• To learn key questions, you can ask friends in that profession for the typical opening questions they ask each other. This gives you enough knowledge to start and steer conversations.

  • Learn some key phrases (“gobbledygook”) in the language of the profession you’ll be interacting with. Insiders appreciate when outsiders make the effort to learn their lingo.

  • Ask an insider in that field to teach you some good opening questions and industry buzzwords. Even just a few phrases can make you sound like an insider.

  • Find out the “hot button” issues in their industry that outsiders may not know about but insiders care deeply about. Push those buttons in your conversations to get people engaged.

  • Read different sections of the newspaper, even ones you normally skip, to familiarize yourself with different worlds and be able to discuss various topics.

  • Use the right insider terminology and avoid outsider words that will reveal you as unknowledgeable. The right word can help you make an insider connection.

  • Read industry trade journals to really learn insider lingo and issues. Hobbies and special interests also have their own magazines to give you lingo to converse with enthusiasts.

The key ideas are to learn some insider language, discover their hot button issues, and expose yourself to more specialized worlds through reading to fuel insightful conversations. A little targeted preparation goes a long way in sounding like an insider.

  • The author got interested in buying different magazines each week, particularly Flower and Garden Magazine. This paid off when a potential consulting client who had beautiful gardens invited the author to dinner. The author was able to impress her with knowledge of flowers and gardening terms learned from the magazine.

  • The author recommends reading magazines related to clients’ interests in order to sound knowledgeable and establish common ground. This can help build rapport and trust.

  • The author provides some examples like reading golf magazines for golfers, accounting magazines for accountants, etc. The broader point is to read industry publications related to clients and prospects to gain insider knowledge.

  • This “read their rags” technique allows you to relate to clients better and sound like an industry insider, even if you’re not. The author considers this a valuable networking and relationship-building tactic.

  • To get the best deals, learn some insider terminology relevant to the product or service you want to purchase. This signals to the seller that you are knowledgeable, and they are more likely to offer you a good price.

  • Before making a big purchase from one vendor, visit their competitors first. Pick up industry lingo that you can then use when negotiating with the vendor you want to buy from.

  • People are more comfortable with and receptive to those they perceive as similar to themselves in beliefs, values, and experiences. Mirror the body language and movement style of the person you are interacting with to create subconscious feelings of similarity.

  • If you are in sales, match your demeanor and presentation to both the customer and the class of product you are selling. An upscale product deserves refined salesmanship.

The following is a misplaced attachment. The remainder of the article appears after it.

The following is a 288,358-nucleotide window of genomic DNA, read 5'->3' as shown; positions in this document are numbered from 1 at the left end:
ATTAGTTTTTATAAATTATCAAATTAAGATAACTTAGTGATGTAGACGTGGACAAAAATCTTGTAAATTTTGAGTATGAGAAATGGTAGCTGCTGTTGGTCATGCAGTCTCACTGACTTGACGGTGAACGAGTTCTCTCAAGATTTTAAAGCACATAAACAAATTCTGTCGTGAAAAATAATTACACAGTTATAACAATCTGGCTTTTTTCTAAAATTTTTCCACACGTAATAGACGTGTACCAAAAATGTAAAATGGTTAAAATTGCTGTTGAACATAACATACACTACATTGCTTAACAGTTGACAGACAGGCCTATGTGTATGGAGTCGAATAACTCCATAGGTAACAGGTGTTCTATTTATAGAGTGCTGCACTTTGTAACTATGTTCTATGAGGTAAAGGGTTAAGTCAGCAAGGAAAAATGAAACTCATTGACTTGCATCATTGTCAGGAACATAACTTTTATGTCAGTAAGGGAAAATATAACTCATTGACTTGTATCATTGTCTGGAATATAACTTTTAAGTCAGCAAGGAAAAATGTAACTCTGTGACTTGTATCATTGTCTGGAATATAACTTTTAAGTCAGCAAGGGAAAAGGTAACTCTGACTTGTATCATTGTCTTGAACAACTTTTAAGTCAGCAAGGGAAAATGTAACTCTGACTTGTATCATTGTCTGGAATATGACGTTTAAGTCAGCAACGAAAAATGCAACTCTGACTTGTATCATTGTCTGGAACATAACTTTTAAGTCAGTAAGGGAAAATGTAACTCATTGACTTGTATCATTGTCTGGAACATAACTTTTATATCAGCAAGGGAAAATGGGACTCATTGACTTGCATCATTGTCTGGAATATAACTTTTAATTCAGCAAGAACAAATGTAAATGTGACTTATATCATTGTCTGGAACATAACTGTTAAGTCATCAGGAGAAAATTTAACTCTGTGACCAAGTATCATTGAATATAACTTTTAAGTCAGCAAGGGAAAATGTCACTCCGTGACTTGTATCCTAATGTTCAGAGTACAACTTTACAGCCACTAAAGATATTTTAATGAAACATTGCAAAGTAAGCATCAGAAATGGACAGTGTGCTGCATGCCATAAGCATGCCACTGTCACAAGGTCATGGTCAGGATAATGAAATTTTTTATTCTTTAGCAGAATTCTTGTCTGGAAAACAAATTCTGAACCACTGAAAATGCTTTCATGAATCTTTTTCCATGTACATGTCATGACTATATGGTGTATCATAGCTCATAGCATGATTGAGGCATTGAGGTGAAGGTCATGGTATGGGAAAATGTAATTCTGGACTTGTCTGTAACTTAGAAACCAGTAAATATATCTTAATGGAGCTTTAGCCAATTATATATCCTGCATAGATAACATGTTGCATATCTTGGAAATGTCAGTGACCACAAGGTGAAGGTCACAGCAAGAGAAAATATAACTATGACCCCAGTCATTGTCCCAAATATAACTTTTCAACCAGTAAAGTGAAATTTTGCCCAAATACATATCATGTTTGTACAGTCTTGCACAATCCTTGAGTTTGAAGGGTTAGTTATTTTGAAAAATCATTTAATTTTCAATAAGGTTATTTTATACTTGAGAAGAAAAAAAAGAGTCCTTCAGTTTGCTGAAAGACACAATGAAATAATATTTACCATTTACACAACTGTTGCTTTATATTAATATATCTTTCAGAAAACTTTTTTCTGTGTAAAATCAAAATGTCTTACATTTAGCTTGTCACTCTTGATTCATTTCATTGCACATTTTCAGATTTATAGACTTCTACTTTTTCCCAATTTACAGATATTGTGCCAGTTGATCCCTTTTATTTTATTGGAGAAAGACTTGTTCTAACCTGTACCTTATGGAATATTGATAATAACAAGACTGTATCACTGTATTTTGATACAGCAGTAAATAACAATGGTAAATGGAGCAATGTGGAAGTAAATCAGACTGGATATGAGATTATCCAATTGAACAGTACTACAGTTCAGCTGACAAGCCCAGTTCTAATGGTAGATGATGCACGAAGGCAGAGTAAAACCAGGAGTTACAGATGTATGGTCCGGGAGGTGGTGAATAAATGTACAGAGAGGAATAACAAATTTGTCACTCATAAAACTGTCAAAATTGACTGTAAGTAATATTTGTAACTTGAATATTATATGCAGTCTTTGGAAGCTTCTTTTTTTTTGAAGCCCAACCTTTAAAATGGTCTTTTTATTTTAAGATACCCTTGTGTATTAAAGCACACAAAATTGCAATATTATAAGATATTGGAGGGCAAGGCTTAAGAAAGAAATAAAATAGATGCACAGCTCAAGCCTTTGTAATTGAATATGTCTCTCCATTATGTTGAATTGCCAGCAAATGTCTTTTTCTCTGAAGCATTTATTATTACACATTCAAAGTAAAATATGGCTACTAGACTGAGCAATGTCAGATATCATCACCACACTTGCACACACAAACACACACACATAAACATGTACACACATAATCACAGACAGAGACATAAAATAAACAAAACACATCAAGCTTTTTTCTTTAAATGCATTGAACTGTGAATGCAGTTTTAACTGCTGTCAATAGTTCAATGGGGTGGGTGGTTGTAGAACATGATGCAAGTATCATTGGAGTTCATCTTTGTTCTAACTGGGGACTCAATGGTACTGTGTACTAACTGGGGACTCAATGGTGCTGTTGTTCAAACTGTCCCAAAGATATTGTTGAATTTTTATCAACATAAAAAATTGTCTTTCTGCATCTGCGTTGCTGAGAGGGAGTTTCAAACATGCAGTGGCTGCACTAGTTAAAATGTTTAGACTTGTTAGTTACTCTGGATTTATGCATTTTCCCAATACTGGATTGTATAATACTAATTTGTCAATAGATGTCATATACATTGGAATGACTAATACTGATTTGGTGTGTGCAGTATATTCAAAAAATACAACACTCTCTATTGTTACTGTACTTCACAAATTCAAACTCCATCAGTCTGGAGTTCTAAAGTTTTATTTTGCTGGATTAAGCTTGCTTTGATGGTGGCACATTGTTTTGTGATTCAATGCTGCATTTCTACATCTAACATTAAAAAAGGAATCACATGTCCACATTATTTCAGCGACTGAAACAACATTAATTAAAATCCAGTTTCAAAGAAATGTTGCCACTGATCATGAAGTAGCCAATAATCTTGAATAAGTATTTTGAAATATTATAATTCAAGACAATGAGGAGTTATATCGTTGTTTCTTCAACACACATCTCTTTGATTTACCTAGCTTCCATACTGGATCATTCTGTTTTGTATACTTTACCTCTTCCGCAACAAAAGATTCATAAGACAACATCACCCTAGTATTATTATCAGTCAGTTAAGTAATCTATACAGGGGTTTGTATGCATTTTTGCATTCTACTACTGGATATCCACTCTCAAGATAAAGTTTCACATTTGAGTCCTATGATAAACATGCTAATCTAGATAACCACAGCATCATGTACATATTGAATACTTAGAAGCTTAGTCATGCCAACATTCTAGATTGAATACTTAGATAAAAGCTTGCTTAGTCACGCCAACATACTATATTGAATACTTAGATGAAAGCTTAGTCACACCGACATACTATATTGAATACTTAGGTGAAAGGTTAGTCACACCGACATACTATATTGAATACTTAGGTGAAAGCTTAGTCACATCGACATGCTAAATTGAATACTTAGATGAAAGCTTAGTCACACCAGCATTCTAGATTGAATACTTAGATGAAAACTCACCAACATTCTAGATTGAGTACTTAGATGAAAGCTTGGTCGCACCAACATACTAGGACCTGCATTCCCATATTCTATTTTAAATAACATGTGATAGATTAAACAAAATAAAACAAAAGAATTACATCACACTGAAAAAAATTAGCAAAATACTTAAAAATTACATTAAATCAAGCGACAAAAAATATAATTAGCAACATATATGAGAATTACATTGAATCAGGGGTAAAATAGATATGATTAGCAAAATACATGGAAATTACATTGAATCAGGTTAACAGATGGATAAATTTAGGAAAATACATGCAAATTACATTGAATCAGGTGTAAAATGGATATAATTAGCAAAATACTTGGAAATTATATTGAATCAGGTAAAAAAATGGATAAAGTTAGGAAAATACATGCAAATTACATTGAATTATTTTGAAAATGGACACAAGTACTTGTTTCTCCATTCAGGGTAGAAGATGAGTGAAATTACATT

• Ask conversational questions to uncover mutual views, experiences, or life events to explicitly establish commonality with someone.

  • Compliment others on possessions, accomplishments, or values that you authentically admire to make them feel good about their choices. People like those who appreciate the things they value.

  • Reveal appropriate personal information about yourself that matches up with someone’s interests or experiences to help them feel more kindred with you.

  • Echoing means repeating back the exact words and phrases someone uses when speaking with them. This creates rapport by making them feel heard and understood.

  • People from different regions, jobs, backgrounds, etc. use different words for the same things. Echoing their unique words shows you’re on the same wavelength.

  • Failing to echo can distance you from someone. Use the same terms they do for their job, possessions, interests, etc.

  • Echoing shows you respect others’ preferences for how they describe things. It helps you communicate sensitively.

  • Certain groups prefer specific terms due to historical connotations. Use the politically correct terminology to avoid offending.

  • Echoing is an easy but powerful way to make people feel you truly understand them. It connects you subliminally through your shared language.

  • The author had a roommate named Brenda who was obsessed with tap dancing. Brenda said she became interested in tap “from the moment she first opened her ears”, indicating she was very auditory.

  • The author learned about neurolinguistic programming (NLP), which says each person has a strongest sense - sight, sound, touch, smell or taste. Brenda was clearly auditory.

  • The author tried using auditory references like “that sounds good” with Brenda and felt she paid more attention.

  • However, the author found it difficult to discern people’s primary senses because they use references to different senses at different times.

  • The solution is simply to use references to ALL the senses - sight, sound, touch, smell and taste - when speaking to anyone. This covers all bases and connects with people through their dominant sense.

  • For example, say “I see what you’re saying” as well as “I hear you.” Mention how ideas feel, smell or even taste. Covering all the senses in your speech ensures you hit their main perception.